Tennis: Becker set to fire up Novak

The Australian Open tennis tournament begins tomorrow, the first of the four tennis majors for 2014. Paul Lewis looks at the main prospects, the hopefuls and the roughies

Novak Djokovic - a run of 22 successive victories - is the man to best. Photo / AP
Novak Djokovic - a run of 22 successive victories - is the man to best. Photo / AP

Watch, in the 2014 Australian Open, to see if a more attacking Novak Djokovic emerges.

That is one conclusion to be drawn from the Serbian world No 2's surprise appointment of Boris Becker as his coach last month. The German, six times a Grand Slam winner, was a renowned serve and volley exponent who played aggressive, attacking tennis but has never coached before.

Boris Becker. Photo / Getty Images
Boris Becker. Photo / Getty Images

Djokovic is primarily a baseliner, producing some extraordinary tennis from well back in the court; his attritional style plus mobility and determination is successful and hard to combat.

Which makes it all the more remarkable that he has only an average win-loss record in Grand Slam finals compared to others who can clearly wear the mantle of greatness. Djokovic has played four, won four in Australian Open finals but his overall record in Grand Slams is only 6-6. That includes a surprising 1-4 record in US Open finals, a hardcourt tournament which should suit him.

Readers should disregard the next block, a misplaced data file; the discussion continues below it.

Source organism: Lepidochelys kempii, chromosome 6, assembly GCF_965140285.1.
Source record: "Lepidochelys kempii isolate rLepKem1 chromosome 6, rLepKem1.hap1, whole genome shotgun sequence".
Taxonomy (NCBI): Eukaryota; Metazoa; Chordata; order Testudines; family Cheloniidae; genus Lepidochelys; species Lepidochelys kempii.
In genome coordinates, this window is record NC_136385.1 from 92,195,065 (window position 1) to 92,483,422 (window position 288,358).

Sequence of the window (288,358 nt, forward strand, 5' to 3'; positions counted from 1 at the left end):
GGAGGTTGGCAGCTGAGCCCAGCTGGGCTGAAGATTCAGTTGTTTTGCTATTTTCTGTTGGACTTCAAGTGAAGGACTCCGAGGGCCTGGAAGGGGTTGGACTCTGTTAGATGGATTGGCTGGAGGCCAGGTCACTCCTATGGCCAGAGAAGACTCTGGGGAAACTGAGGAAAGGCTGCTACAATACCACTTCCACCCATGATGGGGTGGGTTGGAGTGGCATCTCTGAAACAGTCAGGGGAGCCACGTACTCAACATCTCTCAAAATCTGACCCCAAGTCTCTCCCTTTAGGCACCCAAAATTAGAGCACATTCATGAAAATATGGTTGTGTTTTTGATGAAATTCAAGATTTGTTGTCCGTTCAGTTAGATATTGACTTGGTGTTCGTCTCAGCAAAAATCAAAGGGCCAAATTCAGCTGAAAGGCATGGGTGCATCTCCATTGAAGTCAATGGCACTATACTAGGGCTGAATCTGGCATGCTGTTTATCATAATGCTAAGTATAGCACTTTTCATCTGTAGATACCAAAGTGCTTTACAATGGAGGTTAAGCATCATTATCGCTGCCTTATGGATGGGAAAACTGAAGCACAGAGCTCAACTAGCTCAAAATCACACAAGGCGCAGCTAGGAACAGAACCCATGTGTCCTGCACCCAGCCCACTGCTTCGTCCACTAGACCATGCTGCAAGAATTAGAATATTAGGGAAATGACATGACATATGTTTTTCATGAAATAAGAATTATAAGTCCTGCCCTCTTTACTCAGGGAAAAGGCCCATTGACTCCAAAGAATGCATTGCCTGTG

His great rival, world No 1 Rafael Nadal, has 13 wins and five losses in Grand Slam finals; Roger Federer 17 wins and seven losses; and the great Pete Sampras had 14 wins and four losses.

For a player like Djokovic - clearly the man to beat as he goes for his fourth Australian Open title in a row, closing in on Roy Emerson's record of five in a row (and six titles overall) - a 50-50 record in Grand Slam finals may not be good enough.

He may well feel it could bar the door to the greatness he seeks, particularly as his overall win-loss record against the others in the world top 5 is clearly in the black.

So it will be intriguing to see if Djokovic picks up his play at the net and cranks up the number of volleys and other shots from the front of the court. Even without that, he is the man to beat - he is on a run of 22 successive victories.

He is still only 26 and has won his last four tournaments. He last lost (to Nadal) in September (the US Open final) and the fast-paced Australian courts suit his game as he blasts away, the speedy surface helping him to melt down his opponents into large pools of sweat as they commit gathering numbers of errors.

His fitness and grit mean he lasts the gruelling pace of this best-of-five sets competition; the winner has to play seven matches in Melbourne's sweltering sauna.

Beat him if you can.


Djokovic also fits perfectly the predictability scenario of the Australian Open. Of all the tennis majors, it should be the toughest to predict. It's early season, rust is apparent, upsets aplenty occur and uncertainty rules as form has not had enough time to cement itself in a player's confidence psyche; plus Melbourne gets so hot it is possible to fry the proverbial egg on your forehead, never mind the pavement.